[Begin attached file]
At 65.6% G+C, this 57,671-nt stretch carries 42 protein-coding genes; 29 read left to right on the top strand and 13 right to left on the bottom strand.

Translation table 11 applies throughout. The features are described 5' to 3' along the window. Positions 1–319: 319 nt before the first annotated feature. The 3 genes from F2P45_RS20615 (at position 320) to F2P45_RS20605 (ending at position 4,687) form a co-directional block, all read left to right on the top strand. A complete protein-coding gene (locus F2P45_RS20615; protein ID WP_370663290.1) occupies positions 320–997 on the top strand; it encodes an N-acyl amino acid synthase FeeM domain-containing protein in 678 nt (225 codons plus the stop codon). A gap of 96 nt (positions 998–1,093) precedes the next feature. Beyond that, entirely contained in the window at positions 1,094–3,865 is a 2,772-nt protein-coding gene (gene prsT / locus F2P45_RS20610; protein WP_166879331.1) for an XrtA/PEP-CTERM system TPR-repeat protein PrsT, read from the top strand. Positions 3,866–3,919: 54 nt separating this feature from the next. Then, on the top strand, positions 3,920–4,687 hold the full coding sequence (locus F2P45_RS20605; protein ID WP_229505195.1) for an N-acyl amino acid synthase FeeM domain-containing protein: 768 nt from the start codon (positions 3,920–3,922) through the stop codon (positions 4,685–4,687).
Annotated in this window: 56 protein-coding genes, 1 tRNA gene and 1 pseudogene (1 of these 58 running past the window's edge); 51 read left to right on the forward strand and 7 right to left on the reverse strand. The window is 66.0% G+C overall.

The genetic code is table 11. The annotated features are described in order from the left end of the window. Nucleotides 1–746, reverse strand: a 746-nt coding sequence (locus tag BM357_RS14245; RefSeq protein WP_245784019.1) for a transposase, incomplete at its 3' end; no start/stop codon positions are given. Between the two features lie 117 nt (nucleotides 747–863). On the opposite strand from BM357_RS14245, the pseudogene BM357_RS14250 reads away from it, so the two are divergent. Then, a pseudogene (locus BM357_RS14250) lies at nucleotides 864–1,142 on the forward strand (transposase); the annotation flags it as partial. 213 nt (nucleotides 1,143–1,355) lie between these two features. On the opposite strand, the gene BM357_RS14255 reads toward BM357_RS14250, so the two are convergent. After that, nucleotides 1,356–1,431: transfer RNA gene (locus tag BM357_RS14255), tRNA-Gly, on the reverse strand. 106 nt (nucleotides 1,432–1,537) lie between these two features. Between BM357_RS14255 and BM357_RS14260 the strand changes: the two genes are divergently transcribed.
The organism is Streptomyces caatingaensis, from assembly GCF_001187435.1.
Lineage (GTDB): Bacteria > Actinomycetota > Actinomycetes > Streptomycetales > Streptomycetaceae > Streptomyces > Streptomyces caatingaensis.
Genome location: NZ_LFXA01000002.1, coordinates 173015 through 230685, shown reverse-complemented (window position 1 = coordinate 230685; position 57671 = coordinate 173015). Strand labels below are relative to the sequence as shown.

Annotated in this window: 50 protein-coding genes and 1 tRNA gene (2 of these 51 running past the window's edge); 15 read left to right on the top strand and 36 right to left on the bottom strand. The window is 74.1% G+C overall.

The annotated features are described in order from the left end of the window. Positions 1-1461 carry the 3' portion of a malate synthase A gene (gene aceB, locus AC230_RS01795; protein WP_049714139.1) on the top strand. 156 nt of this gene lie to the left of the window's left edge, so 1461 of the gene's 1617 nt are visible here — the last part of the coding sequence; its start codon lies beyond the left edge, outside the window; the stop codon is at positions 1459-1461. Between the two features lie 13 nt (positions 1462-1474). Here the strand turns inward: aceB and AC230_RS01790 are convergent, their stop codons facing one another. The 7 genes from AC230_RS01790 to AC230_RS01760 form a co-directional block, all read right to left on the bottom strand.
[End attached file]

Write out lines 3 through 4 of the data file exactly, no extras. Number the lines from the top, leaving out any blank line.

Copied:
Annotated in this window: 56 protein-coding genes, 1 tRNA gene and 1 pseudogene (1 of these 58 running past the window's edge); 51 read left to right on the forward strand and 7 right to left on the reverse strand. The window is 66.0% G+C overall.

The genetic code is table 11. The annotated features are described in order from the left end of the window. Nucleotides 1–746, reverse strand: a 746-nt coding sequence (locus tag BM357_RS14245; RefSeq protein WP_245784019.1) for a transposase, incomplete at its 3' end; no start/stop codon positions are given. Between the two features lie 117 nt (nucleotides 747–863). On the opposite strand from BM357_RS14245, the pseudogene BM357_RS14250 reads away from it, so the two are divergent. Then, a pseudogene (locus BM357_RS14250) lies at nucleotides 864–1,142 on the forward strand (transposase); the annotation flags it as partial. 213 nt (nucleotides 1,143–1,355) lie between these two features. On the opposite strand, the gene BM357_RS14255 reads toward BM357_RS14250, so the two are convergent. After that, nucleotides 1,356–1,431: transfer RNA gene (locus tag BM357_RS14255), tRNA-Gly, on the reverse strand. 106 nt (nucleotides 1,432–1,537) lie between these two features. Between BM357_RS14255 and BM357_RS14260 the strand changes: the two genes are divergently transcribed.